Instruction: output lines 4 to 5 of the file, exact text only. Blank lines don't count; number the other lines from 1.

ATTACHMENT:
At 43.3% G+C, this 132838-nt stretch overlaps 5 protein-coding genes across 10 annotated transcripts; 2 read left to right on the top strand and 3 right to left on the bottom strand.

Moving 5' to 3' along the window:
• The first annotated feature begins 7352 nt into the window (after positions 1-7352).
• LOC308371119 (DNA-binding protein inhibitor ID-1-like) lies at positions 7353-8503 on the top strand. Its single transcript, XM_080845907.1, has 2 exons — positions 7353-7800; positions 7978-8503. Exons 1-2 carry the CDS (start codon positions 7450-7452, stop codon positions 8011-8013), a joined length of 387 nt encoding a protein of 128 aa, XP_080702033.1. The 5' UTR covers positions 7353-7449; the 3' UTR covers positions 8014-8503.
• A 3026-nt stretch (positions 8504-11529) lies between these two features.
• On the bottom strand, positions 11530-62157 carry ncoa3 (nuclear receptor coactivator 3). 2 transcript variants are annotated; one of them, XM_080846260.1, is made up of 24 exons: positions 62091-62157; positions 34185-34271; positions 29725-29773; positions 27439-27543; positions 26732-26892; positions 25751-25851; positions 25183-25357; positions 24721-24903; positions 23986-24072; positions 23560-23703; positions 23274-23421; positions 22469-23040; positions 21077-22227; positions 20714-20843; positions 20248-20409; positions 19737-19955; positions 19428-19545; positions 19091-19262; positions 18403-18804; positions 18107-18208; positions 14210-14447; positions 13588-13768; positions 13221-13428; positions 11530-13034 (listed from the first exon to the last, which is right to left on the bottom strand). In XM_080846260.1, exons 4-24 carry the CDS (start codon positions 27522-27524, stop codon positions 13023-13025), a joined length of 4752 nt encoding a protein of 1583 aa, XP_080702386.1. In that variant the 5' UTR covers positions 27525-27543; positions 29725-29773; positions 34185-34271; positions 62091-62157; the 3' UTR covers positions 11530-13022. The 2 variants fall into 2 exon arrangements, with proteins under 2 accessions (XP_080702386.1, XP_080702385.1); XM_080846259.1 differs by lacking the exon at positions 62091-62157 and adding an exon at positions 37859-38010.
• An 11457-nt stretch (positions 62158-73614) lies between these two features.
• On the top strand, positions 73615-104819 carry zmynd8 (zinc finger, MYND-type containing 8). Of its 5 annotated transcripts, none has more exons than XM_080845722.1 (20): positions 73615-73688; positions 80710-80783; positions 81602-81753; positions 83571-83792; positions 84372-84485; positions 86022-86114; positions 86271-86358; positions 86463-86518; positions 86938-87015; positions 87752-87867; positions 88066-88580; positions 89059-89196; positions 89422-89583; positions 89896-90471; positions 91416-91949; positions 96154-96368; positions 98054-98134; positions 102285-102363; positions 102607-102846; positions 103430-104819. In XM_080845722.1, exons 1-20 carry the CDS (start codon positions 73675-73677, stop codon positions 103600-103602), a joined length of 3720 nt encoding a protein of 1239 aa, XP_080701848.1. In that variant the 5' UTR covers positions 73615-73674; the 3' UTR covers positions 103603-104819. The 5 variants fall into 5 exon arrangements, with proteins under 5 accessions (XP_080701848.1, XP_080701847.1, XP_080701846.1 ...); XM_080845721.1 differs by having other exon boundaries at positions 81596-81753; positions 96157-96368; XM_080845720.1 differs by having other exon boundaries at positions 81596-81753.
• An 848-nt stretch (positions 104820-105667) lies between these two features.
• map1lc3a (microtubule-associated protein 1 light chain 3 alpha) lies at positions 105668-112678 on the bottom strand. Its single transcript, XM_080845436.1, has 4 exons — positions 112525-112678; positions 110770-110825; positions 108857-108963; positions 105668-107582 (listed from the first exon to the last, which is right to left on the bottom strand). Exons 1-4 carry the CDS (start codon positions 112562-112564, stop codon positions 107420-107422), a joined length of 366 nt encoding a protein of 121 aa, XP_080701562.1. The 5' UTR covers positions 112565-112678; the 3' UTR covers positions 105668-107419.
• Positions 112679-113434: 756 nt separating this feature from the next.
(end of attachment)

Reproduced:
• LOC308371119 (DNA-binding protein inhibitor ID-1-like) lies at positions 7353-8503 on the top strand. Its single transcript, XM_080845907.1, has 2 exons — positions 7353-7800; positions 7978-8503. Exons 1-2 carry the CDS (start codon positions 7450-7452, stop codon positions 8011-8013), a joined length of 387 nt encoding a protein of 128 aa, XP_080702033.1. The 5' UTR covers positions 7353-7449; the 3' UTR covers positions 8014-8503.
• A 3026-nt stretch (positions 8504-11529) lies between these two features.